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  • 248.

    As explained above, currently, around 75% of display ad space is sold directly from publishers to advertisers. The remainder of the space is sold through ad exchanges (which facilitate the sale of ad space) or ad networks (which remunerate the publisher for being allowed to fill its ad space with ads collected from advertisers participating in the network).

  • 249.

    As ad exchanges are online markets, it is not guaranteed that a publisher will be able to find buyers for its entire remaining inventory on one single ad exchange. It therefore makes sense for publishers to be active on two or more ad exchanges at the same time. The same is true for advertisers who can also expect to acquire the desired ad space on better conditions if they are active on more than one ad exchange. Moreover, as inventory in online advertising is dynamic, publishers are not able to sell it in its entirety on an ad exchange before it is created by the users' behaviour. Such "remnant", unpredictable ad space is also unlikely to have characteristics that would make advertisers buy it directly from publishers.

  • 250.

    As explained above, the ensuing gap of unsold ad space is filled by ad networks. Ad networks pool advertisers on the one side and publishers on the other and therefore can provide ads for space that otherwise would have gone unsold because no advertiser was explicitly interested in this space. Advertisers may be interested to work with several ad networks at the same time because this enlarges the potential ad space available for the advertiser's ads. Publishers are also interested in working with several ad networks because these offer different remuneration schemes for participants and may also be thematically specialised which publishers may like since it helps them getting thematically diverse ads onto their web pages.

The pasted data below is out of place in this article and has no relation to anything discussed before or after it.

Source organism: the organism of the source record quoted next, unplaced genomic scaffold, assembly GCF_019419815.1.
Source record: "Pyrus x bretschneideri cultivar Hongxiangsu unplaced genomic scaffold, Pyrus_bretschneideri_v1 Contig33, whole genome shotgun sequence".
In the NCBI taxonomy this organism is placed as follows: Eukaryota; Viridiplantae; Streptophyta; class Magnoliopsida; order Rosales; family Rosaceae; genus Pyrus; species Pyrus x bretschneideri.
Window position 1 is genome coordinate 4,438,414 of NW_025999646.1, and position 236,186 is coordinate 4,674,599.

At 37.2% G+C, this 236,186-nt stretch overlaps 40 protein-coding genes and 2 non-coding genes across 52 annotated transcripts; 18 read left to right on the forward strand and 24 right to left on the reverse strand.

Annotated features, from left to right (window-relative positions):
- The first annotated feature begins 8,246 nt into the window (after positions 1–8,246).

• 251.

    All these considerations show that it is very likely that any given website requested by a user could be filled with ads from different sources, e.g. from one or more advertisers who directly or indirectly (through an ad exchange) bought ad space or from different ad networks. At some point, it must be decided which of these ads to transmit to the user's browser. This functionality, the so-called "ad arbitration", is provided by DoubleClick's DFP. It is designed to take into account a large number of possible targeting criteria and conditions of different advertisers and ad networks to select the ad that is most beneficial for the publisher.


If most customers of DoubleClick already use one or more ad networks or

exchanges to sell or buy ad space, there is no apparent reason for them to leave these networks and exchanges and only work with DoubleClick's intermediation service rather than only adding the DoubleClick ad exchange to gain access to even more market liquidity. In practice, this would mean that publishers would see whether they could get a better price for their ad space on the DoubleClick ad exchange than they could on other ad exchanges. If this would be the case, they would sell there, if not, they would sell elsewhere. A DFP customer would therefore have an incentive to move a portion of its inventory to the Ad



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